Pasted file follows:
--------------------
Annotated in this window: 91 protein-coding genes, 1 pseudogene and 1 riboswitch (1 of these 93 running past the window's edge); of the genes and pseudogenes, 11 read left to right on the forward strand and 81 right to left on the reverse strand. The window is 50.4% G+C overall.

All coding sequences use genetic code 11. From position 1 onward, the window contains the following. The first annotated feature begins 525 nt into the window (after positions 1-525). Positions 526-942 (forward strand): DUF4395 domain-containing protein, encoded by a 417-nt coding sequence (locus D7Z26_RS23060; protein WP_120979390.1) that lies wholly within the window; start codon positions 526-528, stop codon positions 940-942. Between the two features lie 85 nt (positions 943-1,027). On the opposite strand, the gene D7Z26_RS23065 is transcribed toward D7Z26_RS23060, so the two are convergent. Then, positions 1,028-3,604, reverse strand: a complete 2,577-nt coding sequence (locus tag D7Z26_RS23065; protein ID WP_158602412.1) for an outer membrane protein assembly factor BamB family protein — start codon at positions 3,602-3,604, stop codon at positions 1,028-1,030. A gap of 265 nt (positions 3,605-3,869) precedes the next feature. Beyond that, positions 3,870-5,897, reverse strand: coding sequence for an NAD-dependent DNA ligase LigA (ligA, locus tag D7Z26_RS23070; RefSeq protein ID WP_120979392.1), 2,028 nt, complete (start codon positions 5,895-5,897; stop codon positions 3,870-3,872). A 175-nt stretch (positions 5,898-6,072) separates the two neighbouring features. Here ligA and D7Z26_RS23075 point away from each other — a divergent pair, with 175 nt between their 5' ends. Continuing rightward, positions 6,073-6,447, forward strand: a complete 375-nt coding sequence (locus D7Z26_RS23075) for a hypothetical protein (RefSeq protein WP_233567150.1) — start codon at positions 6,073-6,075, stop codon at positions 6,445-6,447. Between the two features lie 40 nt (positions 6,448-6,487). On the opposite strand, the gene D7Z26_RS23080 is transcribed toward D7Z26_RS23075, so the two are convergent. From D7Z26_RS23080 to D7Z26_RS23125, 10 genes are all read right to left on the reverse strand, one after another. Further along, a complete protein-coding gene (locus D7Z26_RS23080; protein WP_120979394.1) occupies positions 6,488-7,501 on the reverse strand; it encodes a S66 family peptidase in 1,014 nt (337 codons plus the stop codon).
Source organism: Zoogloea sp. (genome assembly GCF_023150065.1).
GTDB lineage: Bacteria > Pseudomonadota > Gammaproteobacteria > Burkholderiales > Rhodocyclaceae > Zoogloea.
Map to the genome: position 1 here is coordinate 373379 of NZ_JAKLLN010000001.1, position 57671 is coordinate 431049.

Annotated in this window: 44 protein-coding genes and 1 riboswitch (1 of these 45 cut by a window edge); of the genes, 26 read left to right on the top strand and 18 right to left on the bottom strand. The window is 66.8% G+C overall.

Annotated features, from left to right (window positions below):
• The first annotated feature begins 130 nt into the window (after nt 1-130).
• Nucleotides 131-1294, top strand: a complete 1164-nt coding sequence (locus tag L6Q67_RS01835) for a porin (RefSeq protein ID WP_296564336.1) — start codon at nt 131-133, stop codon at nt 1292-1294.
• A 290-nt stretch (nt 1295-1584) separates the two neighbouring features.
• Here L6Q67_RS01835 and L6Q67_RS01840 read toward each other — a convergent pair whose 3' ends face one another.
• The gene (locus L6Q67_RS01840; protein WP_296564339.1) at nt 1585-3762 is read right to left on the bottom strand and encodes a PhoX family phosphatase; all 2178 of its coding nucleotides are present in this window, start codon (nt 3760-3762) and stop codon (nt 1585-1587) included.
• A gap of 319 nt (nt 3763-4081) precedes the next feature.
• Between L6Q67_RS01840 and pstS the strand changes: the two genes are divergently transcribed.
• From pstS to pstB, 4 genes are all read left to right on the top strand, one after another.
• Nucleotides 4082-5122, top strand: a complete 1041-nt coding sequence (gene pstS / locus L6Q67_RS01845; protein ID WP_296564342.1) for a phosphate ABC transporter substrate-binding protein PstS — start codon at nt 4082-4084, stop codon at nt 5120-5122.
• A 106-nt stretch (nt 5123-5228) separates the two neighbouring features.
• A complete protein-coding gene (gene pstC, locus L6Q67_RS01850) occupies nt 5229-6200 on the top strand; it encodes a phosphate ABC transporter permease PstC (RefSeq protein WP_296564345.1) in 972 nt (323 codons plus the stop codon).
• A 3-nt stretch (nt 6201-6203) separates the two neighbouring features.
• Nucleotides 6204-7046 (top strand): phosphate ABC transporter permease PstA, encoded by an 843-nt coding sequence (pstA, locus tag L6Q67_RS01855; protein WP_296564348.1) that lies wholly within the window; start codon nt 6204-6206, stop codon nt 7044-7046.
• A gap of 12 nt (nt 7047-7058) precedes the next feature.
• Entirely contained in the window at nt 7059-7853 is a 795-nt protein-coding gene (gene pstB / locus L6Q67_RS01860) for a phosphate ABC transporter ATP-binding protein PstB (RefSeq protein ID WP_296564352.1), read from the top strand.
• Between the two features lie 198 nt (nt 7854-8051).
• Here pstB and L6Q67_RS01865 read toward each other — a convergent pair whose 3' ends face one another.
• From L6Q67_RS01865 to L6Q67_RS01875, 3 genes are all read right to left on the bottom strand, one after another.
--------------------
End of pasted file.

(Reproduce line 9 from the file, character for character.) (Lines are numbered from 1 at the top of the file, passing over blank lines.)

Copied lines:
• Nucleotides 131-1294, top strand: a complete 1164-nt coding sequence (locus tag L6Q67_RS01835) for a porin (RefSeq protein ID WP_296564336.1) — start codon at nt 131-133, stop codon at nt 1292-1294.